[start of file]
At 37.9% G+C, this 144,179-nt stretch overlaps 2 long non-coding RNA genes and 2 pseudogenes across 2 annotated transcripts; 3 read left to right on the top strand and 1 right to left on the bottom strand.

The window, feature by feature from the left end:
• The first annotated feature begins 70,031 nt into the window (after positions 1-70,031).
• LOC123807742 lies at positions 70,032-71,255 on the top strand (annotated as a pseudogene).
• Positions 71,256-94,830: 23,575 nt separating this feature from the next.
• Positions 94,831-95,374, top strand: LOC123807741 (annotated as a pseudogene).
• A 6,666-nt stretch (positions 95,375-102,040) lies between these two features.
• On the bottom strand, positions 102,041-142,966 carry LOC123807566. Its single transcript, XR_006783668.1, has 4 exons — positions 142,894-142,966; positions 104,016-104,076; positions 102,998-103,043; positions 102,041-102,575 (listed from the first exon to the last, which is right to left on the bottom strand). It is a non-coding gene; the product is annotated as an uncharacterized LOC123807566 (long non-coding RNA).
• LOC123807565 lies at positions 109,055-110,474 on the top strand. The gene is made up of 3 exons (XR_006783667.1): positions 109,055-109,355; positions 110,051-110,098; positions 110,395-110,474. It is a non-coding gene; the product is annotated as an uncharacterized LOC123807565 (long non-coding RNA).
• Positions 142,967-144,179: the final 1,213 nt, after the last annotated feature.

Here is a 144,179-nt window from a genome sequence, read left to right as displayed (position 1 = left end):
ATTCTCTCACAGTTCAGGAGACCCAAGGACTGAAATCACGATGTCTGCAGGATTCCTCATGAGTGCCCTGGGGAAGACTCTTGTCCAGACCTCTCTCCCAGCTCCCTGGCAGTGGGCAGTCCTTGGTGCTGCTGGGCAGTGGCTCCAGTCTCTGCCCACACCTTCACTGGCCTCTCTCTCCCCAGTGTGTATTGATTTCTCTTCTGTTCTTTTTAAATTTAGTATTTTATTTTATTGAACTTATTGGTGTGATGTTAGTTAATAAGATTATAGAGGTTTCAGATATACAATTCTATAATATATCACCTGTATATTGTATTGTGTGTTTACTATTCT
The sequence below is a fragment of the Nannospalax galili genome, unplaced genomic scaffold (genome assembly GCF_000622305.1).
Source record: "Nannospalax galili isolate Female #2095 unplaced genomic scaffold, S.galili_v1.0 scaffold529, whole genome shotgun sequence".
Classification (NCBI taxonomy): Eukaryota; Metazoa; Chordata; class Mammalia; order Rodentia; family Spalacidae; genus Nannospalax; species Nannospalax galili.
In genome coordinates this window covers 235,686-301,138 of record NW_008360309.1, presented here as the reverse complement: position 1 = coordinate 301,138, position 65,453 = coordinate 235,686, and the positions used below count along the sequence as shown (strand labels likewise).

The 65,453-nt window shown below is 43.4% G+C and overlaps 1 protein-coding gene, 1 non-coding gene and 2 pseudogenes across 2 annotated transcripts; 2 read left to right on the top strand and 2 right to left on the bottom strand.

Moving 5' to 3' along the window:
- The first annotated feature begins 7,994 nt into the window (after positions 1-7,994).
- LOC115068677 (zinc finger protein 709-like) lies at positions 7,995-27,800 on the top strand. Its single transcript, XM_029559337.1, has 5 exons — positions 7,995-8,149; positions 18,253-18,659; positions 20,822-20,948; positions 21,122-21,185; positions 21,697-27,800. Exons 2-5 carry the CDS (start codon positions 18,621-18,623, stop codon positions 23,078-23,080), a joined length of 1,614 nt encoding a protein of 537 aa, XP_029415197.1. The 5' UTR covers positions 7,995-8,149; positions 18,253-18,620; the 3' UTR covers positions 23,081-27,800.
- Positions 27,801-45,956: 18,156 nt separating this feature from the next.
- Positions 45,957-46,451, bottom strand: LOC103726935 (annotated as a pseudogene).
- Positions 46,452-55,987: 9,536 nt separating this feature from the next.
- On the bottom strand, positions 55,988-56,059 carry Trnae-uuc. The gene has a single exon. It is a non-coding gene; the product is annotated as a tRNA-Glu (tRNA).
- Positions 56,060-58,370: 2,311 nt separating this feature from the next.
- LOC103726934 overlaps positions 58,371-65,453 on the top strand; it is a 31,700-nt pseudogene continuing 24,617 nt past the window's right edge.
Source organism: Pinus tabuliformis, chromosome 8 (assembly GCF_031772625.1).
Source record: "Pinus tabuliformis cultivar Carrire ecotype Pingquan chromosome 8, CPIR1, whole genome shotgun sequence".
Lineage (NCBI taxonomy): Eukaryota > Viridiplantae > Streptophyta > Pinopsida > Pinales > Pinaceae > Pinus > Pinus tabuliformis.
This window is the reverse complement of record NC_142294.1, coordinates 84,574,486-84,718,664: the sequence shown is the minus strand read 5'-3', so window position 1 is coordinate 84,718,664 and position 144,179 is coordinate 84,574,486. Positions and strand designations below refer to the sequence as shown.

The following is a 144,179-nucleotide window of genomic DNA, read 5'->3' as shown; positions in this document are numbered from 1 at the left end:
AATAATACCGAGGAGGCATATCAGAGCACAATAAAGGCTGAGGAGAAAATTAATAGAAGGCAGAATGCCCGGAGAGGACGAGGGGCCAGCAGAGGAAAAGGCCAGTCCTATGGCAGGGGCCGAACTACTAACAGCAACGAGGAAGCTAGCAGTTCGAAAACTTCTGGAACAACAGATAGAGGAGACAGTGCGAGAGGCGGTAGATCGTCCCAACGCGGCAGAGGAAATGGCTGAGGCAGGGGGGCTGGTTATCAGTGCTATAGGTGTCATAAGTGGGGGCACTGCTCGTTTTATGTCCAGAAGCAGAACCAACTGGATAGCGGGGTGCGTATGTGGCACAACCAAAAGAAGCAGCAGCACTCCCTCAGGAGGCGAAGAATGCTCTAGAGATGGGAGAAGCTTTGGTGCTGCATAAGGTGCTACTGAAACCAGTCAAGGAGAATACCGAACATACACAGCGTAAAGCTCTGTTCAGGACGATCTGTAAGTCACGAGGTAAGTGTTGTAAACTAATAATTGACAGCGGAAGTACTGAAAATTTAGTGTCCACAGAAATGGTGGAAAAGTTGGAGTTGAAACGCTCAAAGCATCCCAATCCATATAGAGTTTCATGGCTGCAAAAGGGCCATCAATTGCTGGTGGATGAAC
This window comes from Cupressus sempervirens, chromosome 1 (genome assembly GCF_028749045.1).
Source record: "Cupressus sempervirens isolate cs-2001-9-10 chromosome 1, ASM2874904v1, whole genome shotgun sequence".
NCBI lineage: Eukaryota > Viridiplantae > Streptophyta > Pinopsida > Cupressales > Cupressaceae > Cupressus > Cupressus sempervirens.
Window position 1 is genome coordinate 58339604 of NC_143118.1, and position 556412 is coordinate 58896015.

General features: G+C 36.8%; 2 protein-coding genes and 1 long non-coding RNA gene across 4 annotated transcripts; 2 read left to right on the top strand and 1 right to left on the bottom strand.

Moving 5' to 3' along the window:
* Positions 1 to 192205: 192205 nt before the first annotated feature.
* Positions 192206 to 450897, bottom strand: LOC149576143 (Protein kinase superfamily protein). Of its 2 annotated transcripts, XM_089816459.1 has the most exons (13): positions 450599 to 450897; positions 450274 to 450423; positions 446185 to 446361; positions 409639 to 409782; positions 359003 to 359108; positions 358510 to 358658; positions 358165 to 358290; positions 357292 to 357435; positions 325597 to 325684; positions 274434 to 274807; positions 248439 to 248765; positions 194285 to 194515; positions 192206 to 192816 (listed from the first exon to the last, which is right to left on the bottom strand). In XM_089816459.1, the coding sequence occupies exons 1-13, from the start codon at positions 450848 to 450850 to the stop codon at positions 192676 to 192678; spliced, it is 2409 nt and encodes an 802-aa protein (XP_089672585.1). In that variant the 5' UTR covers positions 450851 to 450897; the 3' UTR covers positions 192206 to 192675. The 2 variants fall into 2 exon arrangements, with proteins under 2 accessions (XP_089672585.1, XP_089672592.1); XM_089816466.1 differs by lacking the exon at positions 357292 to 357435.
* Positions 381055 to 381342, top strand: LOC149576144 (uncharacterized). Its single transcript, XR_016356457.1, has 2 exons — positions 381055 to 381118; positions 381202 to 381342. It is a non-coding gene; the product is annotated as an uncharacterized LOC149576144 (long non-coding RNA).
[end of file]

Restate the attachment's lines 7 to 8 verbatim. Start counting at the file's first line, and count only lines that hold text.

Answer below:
• A 6,666-nt stretch (positions 95,375-102,040) lies between these two features.
• On the bottom strand, positions 102,041-142,966 carry LOC123807566. Its single transcript, XR_006783668.1, has 4 exons — positions 142,894-142,966; positions 104,016-104,076; positions 102,998-103,043; positions 102,041-102,575 (listed from the first exon to the last, which is right to left on the bottom strand). It is a non-coding gene; the product is annotated as an uncharacterized LOC123807566 (long non-coding RNA).